I'm not sure how much Mr. Gelb's grand plans do or don't have to do with her lack of casting as much as the Met audience's rigidity about paying to see unfamiliar faces. One cycle may be all the management is willing to risk on a new-to-them Brunnhilde regardless of her size or talent. Brewer can be quite effective in a staged production, but not everything is going to work for her, it's true.

Lisa Hirsch said...

Lisa Gasteen, the other Bruennhilde in the upcoming Met season, has sung a grand total of 10 performances there: a couple of Aidas in 1997, two Walkuere Bruennildes in 2004, and six this past year. She's not exactly familiar.

I've seen first-hand what good direction can do for a singer, to wit, Zambello and Wadsworth working with Jane Eaglen, in Seattle, a singer who almost never looked physically comfortable on stage. Under their direction, she did.

ACD, you're just wrong that only singing matters in Italian opera. I mean, how much of it have you seen, that you're making this judgment? You may not like Italian, but that doesn't mean the drama is unimportant. I'd suggest you take a look at the Boito-Verdi correspondence, or any books that discuss Verdi's relationship with his librettists, or, for that matter, Puccini and how he dealt with his librettists.

A.C. Douglas said...
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A.C. Douglas said...

ACD, you're just wrong that only singing matters in Italian opera. I mean, how much of it have you seen, that you're making this judgment?

Lots for a non-opera-freak. The Met's stagings of most of the mainstream canonical Italian rep.

But that's totally beside the point. One doesn't have to see these things staged to make the judgment I have. And given the ubiquitous presence of Regietheater today, one is better off not seeing them staged. One need not even have studied the scores (which I've also done for a select few). One has only to listen to know that, for most of the rep, and for all the bel canto rep, the "drama" — or more accurately, soap opera melodrama — in that rep is there, along with the staging, merely as pretext and platform, as I've elsewhere called it, for showcasing songbirds. That's how corrupt Italian opera became — and became very quickly in order to play to the tastes and appetites of the opera-going proles — from its noble beginnings in Italy as dramma per musica. There are exceptions, of course (Don Carlo(s), Otello, and Falstaff spring immediately to mind). But in the large, Italian opera is precisely as I've judged it to be, and the mawkish operas of Puccini the very worst non-bel-canto offenders.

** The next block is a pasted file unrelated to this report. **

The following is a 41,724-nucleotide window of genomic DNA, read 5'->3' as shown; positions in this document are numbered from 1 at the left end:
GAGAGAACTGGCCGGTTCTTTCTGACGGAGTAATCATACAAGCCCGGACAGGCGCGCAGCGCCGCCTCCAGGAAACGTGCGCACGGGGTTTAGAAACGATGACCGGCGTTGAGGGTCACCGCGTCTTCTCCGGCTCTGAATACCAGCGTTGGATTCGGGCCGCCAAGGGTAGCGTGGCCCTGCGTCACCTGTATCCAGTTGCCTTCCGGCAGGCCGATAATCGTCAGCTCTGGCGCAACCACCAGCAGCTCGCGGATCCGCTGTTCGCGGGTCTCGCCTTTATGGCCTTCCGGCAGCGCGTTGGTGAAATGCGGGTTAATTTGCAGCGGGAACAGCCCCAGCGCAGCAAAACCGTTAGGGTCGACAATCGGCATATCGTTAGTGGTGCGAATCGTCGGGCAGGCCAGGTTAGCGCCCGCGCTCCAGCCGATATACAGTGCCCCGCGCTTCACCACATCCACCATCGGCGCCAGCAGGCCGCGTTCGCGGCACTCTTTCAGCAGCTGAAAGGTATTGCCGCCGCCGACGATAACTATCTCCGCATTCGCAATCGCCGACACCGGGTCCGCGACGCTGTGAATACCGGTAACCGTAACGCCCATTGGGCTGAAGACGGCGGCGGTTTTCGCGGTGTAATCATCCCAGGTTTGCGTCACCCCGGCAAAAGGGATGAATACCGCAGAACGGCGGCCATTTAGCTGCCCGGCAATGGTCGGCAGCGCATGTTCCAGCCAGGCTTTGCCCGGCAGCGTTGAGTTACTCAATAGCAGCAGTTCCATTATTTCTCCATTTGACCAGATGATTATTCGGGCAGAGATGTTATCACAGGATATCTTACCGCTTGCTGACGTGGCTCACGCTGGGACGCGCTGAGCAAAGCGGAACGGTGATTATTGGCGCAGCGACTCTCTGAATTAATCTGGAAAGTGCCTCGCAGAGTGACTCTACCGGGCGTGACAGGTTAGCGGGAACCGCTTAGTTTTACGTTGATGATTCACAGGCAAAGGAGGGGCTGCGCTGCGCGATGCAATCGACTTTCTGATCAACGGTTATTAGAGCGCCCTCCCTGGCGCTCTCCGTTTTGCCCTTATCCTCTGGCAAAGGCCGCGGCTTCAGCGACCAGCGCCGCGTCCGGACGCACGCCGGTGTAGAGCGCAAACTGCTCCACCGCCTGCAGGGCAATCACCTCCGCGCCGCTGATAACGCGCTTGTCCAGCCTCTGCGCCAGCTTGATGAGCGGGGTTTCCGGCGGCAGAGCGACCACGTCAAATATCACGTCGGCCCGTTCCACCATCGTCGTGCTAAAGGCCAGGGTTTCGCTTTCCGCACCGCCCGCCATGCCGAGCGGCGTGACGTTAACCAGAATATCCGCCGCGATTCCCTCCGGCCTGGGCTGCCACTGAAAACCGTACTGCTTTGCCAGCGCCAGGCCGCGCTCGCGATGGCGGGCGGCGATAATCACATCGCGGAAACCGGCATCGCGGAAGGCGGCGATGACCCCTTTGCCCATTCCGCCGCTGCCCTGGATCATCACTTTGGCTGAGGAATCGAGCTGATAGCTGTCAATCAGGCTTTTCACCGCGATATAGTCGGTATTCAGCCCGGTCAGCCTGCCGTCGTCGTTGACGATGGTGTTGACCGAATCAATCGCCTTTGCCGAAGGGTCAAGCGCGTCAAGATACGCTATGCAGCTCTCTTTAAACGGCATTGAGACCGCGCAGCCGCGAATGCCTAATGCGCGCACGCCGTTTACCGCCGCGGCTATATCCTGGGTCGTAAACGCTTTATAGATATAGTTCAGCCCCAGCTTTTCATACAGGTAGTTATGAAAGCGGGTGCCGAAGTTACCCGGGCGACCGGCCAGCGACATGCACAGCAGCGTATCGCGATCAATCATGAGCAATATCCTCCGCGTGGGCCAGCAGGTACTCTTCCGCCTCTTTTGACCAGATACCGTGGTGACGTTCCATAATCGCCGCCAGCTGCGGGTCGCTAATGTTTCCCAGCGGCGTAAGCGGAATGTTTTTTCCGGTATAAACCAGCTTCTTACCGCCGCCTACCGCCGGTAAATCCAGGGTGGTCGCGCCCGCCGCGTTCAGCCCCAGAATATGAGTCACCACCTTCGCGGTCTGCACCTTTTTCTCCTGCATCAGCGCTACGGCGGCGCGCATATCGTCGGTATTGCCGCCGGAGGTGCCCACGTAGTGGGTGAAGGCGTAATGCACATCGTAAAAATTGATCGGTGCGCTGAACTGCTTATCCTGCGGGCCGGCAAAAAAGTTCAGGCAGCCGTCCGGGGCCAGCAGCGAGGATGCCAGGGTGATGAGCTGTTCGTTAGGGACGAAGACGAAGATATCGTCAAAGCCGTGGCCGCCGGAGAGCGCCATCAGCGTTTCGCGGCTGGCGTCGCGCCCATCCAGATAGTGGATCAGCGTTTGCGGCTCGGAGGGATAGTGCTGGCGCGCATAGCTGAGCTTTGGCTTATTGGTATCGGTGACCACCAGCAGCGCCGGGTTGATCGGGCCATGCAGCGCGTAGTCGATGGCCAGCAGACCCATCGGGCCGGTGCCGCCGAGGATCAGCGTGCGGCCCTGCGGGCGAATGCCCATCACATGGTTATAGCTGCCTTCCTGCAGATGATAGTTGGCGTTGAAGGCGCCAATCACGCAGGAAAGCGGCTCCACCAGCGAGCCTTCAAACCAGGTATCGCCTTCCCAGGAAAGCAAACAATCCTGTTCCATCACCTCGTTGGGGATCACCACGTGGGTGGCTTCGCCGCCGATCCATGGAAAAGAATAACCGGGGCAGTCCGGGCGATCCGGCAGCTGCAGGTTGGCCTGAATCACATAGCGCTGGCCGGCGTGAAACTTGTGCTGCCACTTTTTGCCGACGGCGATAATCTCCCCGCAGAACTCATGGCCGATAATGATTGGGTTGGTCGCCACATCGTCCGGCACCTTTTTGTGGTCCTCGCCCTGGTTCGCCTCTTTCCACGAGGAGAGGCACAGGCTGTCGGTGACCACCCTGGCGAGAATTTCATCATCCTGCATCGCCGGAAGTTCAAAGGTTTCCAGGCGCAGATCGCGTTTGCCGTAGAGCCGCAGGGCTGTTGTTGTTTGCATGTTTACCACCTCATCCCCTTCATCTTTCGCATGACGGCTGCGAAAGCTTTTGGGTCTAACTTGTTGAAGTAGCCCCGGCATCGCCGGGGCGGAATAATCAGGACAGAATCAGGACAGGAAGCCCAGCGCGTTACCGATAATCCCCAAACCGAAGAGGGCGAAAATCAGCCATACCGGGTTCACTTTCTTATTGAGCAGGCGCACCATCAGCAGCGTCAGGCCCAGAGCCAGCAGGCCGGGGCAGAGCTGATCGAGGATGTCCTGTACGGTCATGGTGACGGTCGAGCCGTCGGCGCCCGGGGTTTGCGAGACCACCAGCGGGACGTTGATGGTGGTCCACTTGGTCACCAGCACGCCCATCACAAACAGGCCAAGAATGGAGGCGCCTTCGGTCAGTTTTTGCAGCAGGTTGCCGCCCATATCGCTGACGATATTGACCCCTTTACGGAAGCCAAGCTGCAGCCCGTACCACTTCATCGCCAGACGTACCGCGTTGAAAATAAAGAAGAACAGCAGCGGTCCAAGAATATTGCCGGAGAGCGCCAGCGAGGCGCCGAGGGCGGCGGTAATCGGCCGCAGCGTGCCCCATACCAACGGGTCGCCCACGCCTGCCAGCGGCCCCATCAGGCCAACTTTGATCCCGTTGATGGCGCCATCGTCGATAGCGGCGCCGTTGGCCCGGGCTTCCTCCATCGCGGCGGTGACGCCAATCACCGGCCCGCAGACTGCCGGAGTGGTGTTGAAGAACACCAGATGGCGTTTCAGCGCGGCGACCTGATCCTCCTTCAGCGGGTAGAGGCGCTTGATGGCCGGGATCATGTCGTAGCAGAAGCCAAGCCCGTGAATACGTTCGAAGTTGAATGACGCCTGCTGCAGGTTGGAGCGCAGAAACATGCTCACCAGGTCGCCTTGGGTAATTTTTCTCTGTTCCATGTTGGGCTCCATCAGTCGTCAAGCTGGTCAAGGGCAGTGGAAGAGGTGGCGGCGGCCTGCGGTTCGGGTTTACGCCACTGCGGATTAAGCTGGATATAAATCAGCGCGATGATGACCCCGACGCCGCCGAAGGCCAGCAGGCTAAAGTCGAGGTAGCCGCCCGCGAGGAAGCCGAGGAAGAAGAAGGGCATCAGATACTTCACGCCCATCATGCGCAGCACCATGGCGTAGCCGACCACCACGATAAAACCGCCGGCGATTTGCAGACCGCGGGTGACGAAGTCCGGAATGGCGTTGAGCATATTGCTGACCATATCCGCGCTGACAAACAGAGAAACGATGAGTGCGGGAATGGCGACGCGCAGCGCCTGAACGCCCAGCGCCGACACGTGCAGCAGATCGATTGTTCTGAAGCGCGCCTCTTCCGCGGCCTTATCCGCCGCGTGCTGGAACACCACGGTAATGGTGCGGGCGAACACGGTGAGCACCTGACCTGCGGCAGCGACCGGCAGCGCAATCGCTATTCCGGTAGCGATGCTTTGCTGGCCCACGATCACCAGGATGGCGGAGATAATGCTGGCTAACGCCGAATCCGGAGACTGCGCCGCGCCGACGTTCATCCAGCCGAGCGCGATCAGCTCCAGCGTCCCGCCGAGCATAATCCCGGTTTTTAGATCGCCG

ACD

Lisa Hirsch said...

The Regie comment is entirely beside the point. In the US, and even in Europe, the vast majority of stagings are either traditional or no more radical than Wieland Wagner's postwar Bayreuth productions.

You're still wrong in your judgment, and the Puccini comment only reinforces that. If you weren't fooled by the surface, you'd hear that he uses melodic fragments and harmonic tensions in a highly Wagnerian way.